During the research for my book We are Pilgrims I encountered many pilgrim travellers but none quite like Martin Gray. Over the course of 38 years, this photographer and anthropologist has visited thousands of pilgrim sites and sacred places in 160 countries across the globe. His web-site World Pilgrimage Guide is an essential source of information for anyone contemplating a pilgrimage or keen to understand the phenomenon in all its diversity. Martin is based in Arizona and I am in London but with the aid of skype, we were able to hang out for a while and talk about his life and work.
“You asked me about the why and how of my pilgrimage journeys. Well I often times tell people that the situation becomes the instructor. When I had been to 40 countries I thought I knew how to travel. When I got to 70 countries I knew that I didn’t. When I got to 125 countries I was still learning and came to understand that each journey, each encounter with a place, with a set of beliefs, is unique.”
Martin’s interest in sacred sites began aged 12 when his family moved to India. “I soon became infatuated with temple architecture and beyond that, with the ideas of Hinduism. In particular the idea that we live in the time of Kali Yuga, the Age of Darkness. Associated with this Yuga is a practice called Bhakti Yoga which is the yoga of devotion. I was really influenced by that when I was a young boy in India and later became yet more enamoured with the notion of devotion. And so, in one sense, everything that I do is an expression of love or devotion. As with many things in my life, this practice is multi layered, but in essence, I’m expressing love to the earth, and to the sacred sites, by the path I have chosen.”
Martin’s insight into pilgrimage extends far beyond a direct experience of place and his knowledge is fuelled by extensive study of mythology, religious history, archaeology and anthropology. His personal library of books runs into the thousands and we talked a little about which study centre might be the right repository for his library in due course.
In 2004 National Geographic published the book The Geography of Religion, for which Gray was the principal photographer and Barnes & Noble published a large volume of his colour photographs titled Sacred Earth. His images are fantastic but he is modest about his talents. “People think I’m a great photographer. I’m not. I simply photograph great art.” Mm. I simply can’t agree with that, but for Martin the purpose of his images goes beyond colour, shape, light. “These are windows that hopefully transport the viewer to experience something of the essence of a location. Very few people are ever going to be able to go to as many of these places as I do. So, in a sense, what I do is bring something back so people can have a sort of connection to them.”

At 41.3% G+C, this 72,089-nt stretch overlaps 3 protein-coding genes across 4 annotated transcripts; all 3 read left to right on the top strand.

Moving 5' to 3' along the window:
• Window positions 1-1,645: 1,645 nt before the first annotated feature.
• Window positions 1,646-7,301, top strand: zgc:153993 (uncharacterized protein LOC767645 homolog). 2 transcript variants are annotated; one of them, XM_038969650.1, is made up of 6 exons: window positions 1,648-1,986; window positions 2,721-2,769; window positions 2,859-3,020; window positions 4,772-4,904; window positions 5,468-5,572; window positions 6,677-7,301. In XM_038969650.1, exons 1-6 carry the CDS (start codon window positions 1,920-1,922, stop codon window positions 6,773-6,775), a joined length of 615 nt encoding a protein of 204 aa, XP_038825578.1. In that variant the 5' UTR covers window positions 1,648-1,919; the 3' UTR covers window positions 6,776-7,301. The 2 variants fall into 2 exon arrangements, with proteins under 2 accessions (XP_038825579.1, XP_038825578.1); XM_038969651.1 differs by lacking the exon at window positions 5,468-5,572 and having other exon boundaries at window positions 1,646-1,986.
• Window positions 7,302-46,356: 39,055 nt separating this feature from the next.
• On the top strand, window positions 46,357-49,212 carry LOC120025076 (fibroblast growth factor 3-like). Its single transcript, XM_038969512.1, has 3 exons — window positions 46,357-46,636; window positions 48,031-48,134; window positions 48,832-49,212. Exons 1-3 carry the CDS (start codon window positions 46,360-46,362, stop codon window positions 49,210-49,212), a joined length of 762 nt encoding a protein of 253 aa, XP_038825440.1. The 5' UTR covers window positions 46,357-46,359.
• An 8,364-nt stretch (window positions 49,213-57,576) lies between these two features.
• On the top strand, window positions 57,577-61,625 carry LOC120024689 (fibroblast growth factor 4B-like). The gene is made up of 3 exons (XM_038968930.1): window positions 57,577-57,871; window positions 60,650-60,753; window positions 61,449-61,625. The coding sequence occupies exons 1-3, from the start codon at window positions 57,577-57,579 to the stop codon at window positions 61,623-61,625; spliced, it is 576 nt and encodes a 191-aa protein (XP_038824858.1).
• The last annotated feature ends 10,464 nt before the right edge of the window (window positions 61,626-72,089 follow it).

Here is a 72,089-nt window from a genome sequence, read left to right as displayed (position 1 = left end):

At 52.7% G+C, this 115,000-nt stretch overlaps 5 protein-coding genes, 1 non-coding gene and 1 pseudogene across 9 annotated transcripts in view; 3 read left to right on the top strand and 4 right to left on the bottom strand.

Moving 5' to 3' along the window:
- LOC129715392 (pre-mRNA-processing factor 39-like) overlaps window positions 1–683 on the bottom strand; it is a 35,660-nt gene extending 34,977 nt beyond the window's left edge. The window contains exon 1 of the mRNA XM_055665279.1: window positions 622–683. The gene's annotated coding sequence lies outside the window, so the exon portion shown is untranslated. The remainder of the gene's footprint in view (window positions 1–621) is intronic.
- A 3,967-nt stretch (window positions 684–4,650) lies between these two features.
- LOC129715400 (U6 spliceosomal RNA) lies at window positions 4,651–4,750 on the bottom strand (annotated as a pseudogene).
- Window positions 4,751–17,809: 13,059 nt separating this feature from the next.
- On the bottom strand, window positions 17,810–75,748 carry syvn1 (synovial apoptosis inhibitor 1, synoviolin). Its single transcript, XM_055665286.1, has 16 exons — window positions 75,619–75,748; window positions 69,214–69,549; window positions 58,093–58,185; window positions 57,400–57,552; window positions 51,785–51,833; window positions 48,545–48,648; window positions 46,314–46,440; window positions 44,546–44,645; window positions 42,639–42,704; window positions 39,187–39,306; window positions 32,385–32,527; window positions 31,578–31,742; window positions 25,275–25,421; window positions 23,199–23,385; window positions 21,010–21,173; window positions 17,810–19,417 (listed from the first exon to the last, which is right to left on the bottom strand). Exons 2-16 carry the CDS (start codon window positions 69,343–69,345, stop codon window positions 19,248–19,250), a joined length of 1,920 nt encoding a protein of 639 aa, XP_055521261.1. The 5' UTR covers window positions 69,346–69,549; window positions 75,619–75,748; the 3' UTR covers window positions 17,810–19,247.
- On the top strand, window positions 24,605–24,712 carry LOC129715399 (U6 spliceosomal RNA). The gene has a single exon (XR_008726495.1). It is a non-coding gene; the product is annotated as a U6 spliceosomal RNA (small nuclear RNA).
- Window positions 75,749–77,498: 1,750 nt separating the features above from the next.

He’s right; very few of us will ever see the diversity and richness of the thousands of shrines and temples, holy wells and sacred mountains he has visited. So what is the essence? What is the connecting thread that links all of this? He prefaces his answer by distinguishing the act of pilgrimage from the everyday frame of religious devotion. “Well it took maybe 20 years before I understood this, that there are only two things happening at pilgrimage sites, irrespective whether it’s Buddhism, Hinduism Christianity, Judaism. People are saying ‘please and thank you’. Praise and prayer. That’s it. You’re born into a certain religion you’re cloaked by a certain religion, but irrespective of these differences, however people conceive of a deity of divinity, they’re saying ‘please’ for something, maybe they’re asking for their children to be healthy, maybe they’re asking for their leg to heal. Then if they get whatever they’re asking for, they come back to the shrine and say ‘thank you’.”
Martin prefers to travel light, carrying only a small duffle bag and when you look at the ground he covers, it’s easy to understand why. In 2018-19 he visited 36 countries and stayed in 370 different locations. He describes how language differences mean that the “conceptual richness of the conversation is limited on the road” and he often invites a companion along for that reason. This reminds me of Robert Fitzroy – the captain of the Beagle, who invited Charles Darwin to join his voyage around South America in order to have someone to talk to. (Being the captain on a long voyage could be a lonesome business.) That journey set both men on paths that would change our understanding of the natural world. I feel sure that Martin Gray’s extensive knowledge and experience similarly adds to our collective understanding of what we mean by pilgrimage.
Finally, I just had to ask this man the obvious question anyone would ask – what is his favourite pilgrim place? He shrugged off my question with a laugh “I don’t like to speak in absolutes. Life is a balance. Perhaps I could give you my top fifty?”
(This link leads to an interactive map on Martin Gray’s World Pilgrimage Guide Site tagging hundreds of sacred sites globally).